Mountain) appears to be within an SPA. It is our understanding that
there is now a ban on the use of safety ropes within SPAs.
Unfortunately many groups, clubs and independent walkers commonly use
a safety rope to gain the top of the Echoes Block. Although the
scrambling is easy, it is the safest way to bring walkers up. Safety
ropes have been used on the Stapylton Amphitheatre walk for at least
We are writing to you to inform you that we will be advising our readers that if they resort to using a safety rope within an SPA they face possible fines of over $1600. We will also inform our readers that a safety rope is therefore not allowed to be used on the initial Echoes Block section of the walk but is allowed to be used on the final steep northern scramble up to the summit of Mt Stapylton (as this section is not within an SPA).
The final scramble up to the top of the
Fortress is also regularly completed by groups, clubs and independent
walkers. Some of these people rely on the use of a safety rope to
gain what is widely regarded as the best summit in the Grampians.
Question one. Is the Fortress within an
SPA? It is difficult to tell as the official maps are lacking in
detail. If it is within an SPA we will inform our readers that the
use of a safety rope to gain the summit is no longer allowed.
Question two. Has Parks Victoria
considered that a no safety rope policy (within SPAs) will influence
some walkers to forgo the use of a safety rope (due to the over $1600
fine) and which will almost certainly result in future accidents?
We understand that both of these walks
are not officially recognised by Parks Victoria but considering that
they are historically important, have a long history with walkers and
are popular (particularly the Stapylton Amphitheatre walk) it would
be hard for Parks Victoria to pretend that they didn’t exist, and
therefore absolve themselves of any future responsibility.
Looking forward to your response, Glenn Tempest, Open Spaces Publishing
Here is Park Victoria’s response (dated 11 July 2019):
Dear Mr Tempest Safety Ropes in Special Protection Areas
Thank you for your email of the 28th May, 2019 to the Hon Lily D’Ambrosio MP, Minister for Energy, Environment and Climate Change, regarding Special Protection Areas and the use of safety ropes while bushwalking in Grampians National Park. As this issue falls within Parks Victoria’s responsibilities, your correspondence has been forwarded to me for my consideration and response. I apologise for taking so long to get back to you.
While Parks Victoria prohibits rock climbing within Special Protection Areas (SPA’s) there is no prohibition on the use of safety ropes to assist with the activity of bushwalking either inside or outside of SPA’s. Safety ropes are permitted if necessary for safety while bush walking and National Parks regulations are complied with (i.e. no damage to rock or use of bolts, no trampling or damaging of vegetation). Parks Victoria would be interested in working with you to provide clarity to bushwalkers on what defines the use of safety ropes while bushwalking and how it can easily be distinguished from climbing.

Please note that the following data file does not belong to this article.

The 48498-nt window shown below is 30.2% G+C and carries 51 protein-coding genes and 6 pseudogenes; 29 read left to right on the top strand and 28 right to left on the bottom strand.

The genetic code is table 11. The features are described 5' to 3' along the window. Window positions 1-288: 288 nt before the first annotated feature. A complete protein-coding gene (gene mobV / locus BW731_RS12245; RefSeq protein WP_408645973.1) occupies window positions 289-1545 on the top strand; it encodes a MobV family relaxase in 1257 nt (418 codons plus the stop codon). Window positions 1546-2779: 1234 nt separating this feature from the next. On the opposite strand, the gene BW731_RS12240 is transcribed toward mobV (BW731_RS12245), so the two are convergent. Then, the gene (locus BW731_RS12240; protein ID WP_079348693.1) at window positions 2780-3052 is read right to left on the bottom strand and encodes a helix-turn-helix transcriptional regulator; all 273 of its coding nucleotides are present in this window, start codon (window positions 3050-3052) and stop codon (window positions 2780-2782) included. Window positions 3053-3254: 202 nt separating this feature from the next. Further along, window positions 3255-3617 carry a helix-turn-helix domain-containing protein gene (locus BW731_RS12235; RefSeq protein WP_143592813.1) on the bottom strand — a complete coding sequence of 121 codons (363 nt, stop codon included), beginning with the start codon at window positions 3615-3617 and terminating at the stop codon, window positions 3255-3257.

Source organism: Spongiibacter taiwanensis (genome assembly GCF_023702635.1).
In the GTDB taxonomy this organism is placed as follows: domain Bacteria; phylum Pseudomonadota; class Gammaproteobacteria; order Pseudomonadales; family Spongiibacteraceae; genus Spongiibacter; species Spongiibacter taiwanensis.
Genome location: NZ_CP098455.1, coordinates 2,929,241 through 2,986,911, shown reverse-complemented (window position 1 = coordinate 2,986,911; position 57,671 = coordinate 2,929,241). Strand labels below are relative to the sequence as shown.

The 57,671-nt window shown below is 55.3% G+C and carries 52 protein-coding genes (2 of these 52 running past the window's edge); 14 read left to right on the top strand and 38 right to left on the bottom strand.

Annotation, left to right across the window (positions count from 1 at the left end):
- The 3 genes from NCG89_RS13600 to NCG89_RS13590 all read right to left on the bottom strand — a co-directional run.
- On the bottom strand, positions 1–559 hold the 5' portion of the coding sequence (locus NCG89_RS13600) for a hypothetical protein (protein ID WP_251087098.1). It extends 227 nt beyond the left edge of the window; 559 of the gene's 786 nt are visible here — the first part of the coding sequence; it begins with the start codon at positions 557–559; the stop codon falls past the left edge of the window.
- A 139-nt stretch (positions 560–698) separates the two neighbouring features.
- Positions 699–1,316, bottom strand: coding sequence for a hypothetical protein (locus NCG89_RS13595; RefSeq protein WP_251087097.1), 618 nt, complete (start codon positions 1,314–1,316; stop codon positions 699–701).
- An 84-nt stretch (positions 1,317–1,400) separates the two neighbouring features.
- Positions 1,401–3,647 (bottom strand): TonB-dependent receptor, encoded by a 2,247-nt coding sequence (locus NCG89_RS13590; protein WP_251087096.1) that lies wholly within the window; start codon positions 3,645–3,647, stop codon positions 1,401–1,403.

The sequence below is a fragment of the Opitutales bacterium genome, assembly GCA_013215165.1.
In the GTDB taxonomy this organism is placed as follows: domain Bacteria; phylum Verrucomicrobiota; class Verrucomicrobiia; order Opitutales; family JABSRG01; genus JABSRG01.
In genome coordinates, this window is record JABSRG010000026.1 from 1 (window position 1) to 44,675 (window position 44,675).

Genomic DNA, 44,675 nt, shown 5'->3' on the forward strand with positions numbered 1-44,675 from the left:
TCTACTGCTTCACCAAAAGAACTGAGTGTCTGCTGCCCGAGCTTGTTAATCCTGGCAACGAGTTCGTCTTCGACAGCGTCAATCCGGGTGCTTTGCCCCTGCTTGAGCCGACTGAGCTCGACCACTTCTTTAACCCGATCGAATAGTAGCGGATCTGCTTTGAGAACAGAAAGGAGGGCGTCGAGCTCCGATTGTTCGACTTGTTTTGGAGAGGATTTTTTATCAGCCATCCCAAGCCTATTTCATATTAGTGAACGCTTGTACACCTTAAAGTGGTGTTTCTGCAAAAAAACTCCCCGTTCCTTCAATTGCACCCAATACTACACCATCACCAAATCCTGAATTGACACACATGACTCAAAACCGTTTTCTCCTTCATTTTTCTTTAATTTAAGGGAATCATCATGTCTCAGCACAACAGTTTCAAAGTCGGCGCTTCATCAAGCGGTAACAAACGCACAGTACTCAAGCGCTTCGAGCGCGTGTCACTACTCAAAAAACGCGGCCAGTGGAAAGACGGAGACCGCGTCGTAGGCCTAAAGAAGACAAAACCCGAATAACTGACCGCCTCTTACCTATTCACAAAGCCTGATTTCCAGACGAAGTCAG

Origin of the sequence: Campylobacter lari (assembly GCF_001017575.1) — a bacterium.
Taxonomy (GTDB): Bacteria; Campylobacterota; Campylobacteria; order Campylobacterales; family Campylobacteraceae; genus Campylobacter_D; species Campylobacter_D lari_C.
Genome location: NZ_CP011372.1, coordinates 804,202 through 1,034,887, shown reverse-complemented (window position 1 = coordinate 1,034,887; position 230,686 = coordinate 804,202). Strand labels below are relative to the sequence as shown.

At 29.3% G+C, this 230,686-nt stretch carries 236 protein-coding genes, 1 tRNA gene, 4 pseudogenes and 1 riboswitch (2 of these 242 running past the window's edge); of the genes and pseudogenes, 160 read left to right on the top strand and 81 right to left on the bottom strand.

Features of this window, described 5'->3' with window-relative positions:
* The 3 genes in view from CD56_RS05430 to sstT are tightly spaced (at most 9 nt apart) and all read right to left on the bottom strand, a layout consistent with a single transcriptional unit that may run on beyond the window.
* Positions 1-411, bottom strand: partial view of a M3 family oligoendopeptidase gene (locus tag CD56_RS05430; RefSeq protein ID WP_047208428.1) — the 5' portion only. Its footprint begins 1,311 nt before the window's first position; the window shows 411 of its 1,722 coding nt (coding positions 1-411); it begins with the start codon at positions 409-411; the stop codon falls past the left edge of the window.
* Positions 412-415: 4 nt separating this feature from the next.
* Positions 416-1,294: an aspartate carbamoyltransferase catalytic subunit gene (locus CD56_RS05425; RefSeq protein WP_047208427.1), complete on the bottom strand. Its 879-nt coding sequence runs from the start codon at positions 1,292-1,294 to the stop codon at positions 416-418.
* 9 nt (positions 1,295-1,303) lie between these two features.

To clarify your question regarding Echoes block and the Fortress: Echoes block is within an SPA. The area is of significant natural and cultural value, and is not on an authorized walking track. Although bush walking is permitted in this SPA, the nature of this activity is “off track” therefore, bush walkers are reminded to adhere to minimal impact guidelines (tread lightly, keep group sizes small, don’t damage vegetation) and comply with National Park regulations. Safety ropes if necessary, should only be used as described above and not be the primary means of access.
The Fortress walking track is an authorized walking track that sits within a remote and natural area, where the activity of bushwalking on and off track is permitted. However, the walking track itself has an SPA layer over its entirety for the protection of important natural values. The summit of the Fortress is not within this SPA as the authorized walking track does not continue to this area. Bush walking in this summit area will need to adhere to minimal impact guidelines and comply with National Park regulations. Care should be taken when walking off track to consider remoteness and difficult terrain.
As you may be aware, a new management plan is being developed for the Grampians landscape, an area that covers the Grampians National Park and adjacent parks and reserves. This document will underpin strategic planning for the Grampians landscape over the next 15 years to ensure the precious environmental and cultural values of this iconic landscape are preserved for future generations to enjoy. This includes providing longer-term direction on matters such as access and usage of the park. The process to develop this plan will include opportunities for you to share your thoughts, attend public information sessions, and get feedback from Parks Victoria and key stakeholders on specific questions that you may have.
I will have local staff from the Grampians National Park contact you to meet you on site and discuss these matters further.
Yours sincerely Sally Lewis, Regional Director Western Region Parks Victoria
So, just to be clear. Safety ropes are permitted if necessary for safety while bush walking and National Parks regulations are complied with (i.e. no damage to rock or use of bolts, no trampling or damaging of vegetation). I’d like to thank Sally Lewis (Regional Director Western Region) and to Simon Talbot (Chief Operating Officer) and Gavan Mathieson (South West District Manager) for contacting me with regards to this important issue.